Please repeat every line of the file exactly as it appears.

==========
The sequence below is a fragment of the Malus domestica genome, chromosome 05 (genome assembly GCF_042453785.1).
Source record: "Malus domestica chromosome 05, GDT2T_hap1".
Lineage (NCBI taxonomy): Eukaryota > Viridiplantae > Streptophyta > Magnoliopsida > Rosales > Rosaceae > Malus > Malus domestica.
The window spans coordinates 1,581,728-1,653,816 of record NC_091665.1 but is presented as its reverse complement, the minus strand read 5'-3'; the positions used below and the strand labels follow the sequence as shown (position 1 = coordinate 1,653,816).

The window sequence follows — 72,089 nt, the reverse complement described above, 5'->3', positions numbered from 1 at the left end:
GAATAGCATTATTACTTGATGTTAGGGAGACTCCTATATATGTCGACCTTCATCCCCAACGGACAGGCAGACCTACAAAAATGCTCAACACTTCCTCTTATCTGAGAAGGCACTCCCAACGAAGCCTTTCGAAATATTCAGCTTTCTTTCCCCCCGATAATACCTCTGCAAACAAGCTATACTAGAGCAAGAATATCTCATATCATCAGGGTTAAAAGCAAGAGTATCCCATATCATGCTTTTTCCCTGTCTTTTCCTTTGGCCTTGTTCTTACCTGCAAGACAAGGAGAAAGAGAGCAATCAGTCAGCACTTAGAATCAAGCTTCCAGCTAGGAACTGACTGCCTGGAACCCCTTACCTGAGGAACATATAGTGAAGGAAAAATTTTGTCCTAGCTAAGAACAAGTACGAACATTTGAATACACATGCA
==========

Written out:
The sequence below is a fragment of the Malus domestica genome, chromosome 05 (genome assembly GCF_042453785.1).
Source record: "Malus domestica chromosome 05, GDT2T_hap1".
Lineage (NCBI taxonomy): Eukaryota > Viridiplantae > Streptophyta > Magnoliopsida > Rosales > Rosaceae > Malus > Malus domestica.
The window spans coordinates 1,581,728-1,653,816 of record NC_091665.1 but is presented as its reverse complement, the minus strand read 5'-3'; the positions used below and the strand labels follow the sequence as shown (position 1 = coordinate 1,653,816).

The window sequence follows — 72,089 nt, the reverse complement described above, 5'->3', positions numbered from 1 at the left end:
GAATAGCATTATTACTTGATGTTAGGGAGACTCCTATATATGTCGACCTTCATCCCCAACGGACAGGCAGACCTACAAAAATGCTCAACACTTCCTCTTATCTGAGAAGGCACTCCCAACGAAGCCTTTCGAAATATTCAGCTTTCTTTCCCCCCGATAATACCTCTGCAAACAAGCTATACTAGAGCAAGAATATCTCATATCATCAGGGTTAAAAGCAAGAGTATCCCATATCATGCTTTTTCCCTGTCTTTTCCTTTGGCCTTGTTCTTACCTGCAAGACAAGGAGAAAGAGAGCAATCAGTCAGCACTTAGAATCAAGCTTCCAGCTAGGAACTGACTGCCTGGAACCCCTTACCTGAGGAACATATAGTGAAGGAAAAATTTTGTCCTAGCTAAGAACAAGTACGAACATTTGAATACACATGCA